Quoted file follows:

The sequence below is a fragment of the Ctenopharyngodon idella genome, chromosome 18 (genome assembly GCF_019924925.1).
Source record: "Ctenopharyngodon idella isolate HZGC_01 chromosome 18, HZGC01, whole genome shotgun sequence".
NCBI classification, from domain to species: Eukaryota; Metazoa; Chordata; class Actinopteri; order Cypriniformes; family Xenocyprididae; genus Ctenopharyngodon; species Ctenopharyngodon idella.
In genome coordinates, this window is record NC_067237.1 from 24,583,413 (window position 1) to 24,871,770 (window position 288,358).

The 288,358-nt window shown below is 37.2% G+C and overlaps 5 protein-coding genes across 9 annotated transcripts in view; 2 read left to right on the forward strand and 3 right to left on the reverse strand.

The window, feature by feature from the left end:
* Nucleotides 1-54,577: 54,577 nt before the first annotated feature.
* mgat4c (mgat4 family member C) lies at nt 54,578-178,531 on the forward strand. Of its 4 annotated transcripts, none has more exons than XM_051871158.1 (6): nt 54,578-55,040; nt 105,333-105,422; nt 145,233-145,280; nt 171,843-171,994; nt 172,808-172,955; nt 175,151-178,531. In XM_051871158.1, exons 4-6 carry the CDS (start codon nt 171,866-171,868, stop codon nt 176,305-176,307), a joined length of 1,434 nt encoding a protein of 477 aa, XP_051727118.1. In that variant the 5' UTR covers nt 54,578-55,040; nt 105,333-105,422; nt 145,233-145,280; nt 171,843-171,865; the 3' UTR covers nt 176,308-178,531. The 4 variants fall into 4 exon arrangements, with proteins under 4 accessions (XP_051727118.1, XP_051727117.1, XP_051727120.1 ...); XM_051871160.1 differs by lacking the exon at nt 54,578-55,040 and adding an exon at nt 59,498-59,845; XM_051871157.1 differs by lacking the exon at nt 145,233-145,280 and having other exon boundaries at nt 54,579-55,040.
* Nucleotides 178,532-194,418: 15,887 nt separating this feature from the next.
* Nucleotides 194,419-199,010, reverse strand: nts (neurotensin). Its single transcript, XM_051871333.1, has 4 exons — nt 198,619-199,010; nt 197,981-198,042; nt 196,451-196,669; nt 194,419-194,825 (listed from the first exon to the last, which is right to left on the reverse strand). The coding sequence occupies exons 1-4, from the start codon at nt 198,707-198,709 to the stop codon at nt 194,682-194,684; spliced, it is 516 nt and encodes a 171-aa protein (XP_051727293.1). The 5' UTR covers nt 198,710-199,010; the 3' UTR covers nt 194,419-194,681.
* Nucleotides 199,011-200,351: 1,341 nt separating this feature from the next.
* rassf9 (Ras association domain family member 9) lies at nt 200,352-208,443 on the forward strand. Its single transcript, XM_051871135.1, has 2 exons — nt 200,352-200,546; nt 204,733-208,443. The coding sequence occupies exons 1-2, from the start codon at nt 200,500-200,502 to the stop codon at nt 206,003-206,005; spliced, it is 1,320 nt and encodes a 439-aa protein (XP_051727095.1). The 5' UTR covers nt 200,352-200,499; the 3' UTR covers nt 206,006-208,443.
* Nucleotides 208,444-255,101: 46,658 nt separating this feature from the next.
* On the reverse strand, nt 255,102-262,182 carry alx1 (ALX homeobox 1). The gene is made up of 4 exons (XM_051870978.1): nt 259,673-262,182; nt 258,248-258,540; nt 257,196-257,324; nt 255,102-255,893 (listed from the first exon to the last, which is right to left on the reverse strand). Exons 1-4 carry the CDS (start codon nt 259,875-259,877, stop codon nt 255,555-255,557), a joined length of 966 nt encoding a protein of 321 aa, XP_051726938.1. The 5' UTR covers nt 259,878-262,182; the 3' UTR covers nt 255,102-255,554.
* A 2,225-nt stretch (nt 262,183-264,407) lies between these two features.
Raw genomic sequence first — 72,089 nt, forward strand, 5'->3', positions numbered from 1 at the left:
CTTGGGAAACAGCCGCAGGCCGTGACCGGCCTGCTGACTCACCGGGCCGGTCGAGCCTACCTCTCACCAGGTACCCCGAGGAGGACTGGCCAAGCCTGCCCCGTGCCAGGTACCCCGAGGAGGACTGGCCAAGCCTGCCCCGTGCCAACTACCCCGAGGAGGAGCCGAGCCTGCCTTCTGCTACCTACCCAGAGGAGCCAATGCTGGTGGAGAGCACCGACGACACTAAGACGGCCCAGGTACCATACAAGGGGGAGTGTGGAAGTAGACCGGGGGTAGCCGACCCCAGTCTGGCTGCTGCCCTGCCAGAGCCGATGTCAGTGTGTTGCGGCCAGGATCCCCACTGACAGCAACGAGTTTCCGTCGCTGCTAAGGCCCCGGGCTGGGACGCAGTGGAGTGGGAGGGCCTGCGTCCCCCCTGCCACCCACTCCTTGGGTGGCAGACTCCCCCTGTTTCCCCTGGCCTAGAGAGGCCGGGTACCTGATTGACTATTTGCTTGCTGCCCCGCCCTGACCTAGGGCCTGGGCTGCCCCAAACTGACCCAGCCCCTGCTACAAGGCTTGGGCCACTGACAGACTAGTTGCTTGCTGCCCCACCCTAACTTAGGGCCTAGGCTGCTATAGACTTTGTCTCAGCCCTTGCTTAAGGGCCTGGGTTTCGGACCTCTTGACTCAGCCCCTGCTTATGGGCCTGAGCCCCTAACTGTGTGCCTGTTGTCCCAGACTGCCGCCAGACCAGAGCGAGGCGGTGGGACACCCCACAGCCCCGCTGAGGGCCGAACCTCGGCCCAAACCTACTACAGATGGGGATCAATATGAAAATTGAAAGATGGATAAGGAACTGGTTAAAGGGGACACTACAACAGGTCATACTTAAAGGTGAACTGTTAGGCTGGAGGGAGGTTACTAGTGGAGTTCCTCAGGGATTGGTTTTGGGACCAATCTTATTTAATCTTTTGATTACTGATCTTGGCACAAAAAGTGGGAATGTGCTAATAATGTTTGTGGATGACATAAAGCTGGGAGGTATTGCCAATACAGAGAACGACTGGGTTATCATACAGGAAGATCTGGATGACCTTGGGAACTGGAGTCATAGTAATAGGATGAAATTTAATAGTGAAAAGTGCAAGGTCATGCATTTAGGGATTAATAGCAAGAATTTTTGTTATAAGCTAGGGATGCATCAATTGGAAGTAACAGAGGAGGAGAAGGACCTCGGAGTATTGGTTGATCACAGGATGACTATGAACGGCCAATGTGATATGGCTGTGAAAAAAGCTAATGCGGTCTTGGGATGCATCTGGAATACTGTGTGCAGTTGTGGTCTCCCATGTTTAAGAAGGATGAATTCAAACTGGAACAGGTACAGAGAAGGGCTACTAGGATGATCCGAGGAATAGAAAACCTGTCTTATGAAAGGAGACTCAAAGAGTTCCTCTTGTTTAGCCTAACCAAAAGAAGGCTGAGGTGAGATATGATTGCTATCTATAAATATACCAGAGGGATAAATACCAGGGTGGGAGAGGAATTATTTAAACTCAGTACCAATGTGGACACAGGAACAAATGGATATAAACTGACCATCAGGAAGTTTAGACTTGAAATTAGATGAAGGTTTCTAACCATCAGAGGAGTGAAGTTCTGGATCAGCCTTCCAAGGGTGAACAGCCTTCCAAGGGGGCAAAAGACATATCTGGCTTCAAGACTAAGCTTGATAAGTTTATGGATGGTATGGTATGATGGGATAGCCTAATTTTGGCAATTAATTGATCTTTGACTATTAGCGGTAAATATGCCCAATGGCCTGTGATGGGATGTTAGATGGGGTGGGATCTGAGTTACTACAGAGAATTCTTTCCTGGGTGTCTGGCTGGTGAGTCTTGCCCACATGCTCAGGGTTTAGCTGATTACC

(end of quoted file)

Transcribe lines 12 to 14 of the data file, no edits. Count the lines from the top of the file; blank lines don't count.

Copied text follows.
* rassf9 (Ras association domain family member 9) lies at nt 200,352-208,443 on the forward strand. Its single transcript, XM_051871135.1, has 2 exons — nt 200,352-200,546; nt 204,733-208,443. The coding sequence occupies exons 1-2, from the start codon at nt 200,500-200,502 to the stop codon at nt 206,003-206,005; spliced, it is 1,320 nt and encodes a 439-aa protein (XP_051727095.1). The 5' UTR covers nt 200,352-200,499; the 3' UTR covers nt 206,006-208,443.
* Nucleotides 208,444-255,101: 46,658 nt separating this feature from the next.
* On the reverse strand, nt 255,102-262,182 carry alx1 (ALX homeobox 1). The gene is made up of 4 exons (XM_051870978.1): nt 259,673-262,182; nt 258,248-258,540; nt 257,196-257,324; nt 255,102-255,893 (listed from the first exon to the last, which is right to left on the reverse strand). Exons 1-4 carry the CDS (start codon nt 259,875-259,877, stop codon nt 255,555-255,557), a joined length of 966 nt encoding a protein of 321 aa, XP_051726938.1. The 5' UTR covers nt 259,878-262,182; the 3' UTR covers nt 255,102-255,554.